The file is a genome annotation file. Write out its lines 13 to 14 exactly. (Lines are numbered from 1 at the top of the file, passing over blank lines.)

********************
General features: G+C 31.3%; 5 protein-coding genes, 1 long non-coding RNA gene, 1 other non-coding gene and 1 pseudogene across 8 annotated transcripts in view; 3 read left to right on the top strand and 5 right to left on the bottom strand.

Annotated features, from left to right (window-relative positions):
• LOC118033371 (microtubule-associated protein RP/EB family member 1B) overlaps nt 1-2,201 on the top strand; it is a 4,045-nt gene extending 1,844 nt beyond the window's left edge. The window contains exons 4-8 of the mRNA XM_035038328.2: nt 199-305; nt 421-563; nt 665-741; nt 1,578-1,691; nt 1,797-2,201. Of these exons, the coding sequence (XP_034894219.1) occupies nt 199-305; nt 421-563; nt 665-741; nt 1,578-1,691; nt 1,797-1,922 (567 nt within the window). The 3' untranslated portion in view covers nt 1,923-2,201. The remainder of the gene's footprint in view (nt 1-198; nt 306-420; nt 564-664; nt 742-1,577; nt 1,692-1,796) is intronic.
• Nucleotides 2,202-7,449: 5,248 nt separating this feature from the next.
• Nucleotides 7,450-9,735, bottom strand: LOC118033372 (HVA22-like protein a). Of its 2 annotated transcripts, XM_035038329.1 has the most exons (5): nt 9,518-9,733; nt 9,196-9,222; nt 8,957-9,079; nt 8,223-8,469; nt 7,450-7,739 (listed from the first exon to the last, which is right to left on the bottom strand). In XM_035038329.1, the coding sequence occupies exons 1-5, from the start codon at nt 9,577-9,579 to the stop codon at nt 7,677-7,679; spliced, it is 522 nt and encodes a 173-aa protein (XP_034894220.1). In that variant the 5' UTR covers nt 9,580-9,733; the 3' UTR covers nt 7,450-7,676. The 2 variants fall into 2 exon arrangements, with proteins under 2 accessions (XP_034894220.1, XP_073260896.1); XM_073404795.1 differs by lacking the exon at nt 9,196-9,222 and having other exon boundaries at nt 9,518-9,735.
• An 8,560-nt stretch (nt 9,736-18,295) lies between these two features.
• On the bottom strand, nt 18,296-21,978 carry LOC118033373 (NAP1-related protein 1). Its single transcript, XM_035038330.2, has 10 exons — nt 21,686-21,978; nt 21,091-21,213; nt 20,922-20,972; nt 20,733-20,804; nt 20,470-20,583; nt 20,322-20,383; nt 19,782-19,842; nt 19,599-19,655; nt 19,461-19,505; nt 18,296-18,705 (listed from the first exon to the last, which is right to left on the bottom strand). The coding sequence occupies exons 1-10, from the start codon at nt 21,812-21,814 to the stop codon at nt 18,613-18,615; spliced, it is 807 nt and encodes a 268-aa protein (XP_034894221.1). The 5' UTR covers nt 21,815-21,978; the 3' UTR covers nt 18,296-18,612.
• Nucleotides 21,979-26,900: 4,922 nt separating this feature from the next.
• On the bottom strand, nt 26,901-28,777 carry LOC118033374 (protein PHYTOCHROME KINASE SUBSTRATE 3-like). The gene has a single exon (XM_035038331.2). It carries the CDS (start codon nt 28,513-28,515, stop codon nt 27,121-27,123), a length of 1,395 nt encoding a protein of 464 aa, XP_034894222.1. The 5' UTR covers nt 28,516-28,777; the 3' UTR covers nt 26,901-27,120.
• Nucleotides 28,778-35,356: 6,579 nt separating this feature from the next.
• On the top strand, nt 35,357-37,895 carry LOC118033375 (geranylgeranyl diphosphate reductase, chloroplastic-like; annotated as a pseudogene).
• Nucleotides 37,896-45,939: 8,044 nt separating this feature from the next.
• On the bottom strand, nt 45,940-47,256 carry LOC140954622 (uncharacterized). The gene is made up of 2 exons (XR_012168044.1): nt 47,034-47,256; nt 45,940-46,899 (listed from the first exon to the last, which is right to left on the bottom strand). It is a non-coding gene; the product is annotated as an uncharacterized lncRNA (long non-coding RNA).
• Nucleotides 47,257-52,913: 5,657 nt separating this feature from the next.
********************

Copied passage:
• On the bottom strand, nt 45,940-47,256 carry LOC140954622 (uncharacterized). The gene is made up of 2 exons (XR_012168044.1): nt 47,034-47,256; nt 45,940-46,899 (listed from the first exon to the last, which is right to left on the bottom strand). It is a non-coding gene; the product is annotated as an uncharacterized lncRNA (long non-coding RNA).
• Nucleotides 47,257-52,913: 5,657 nt separating this feature from the next.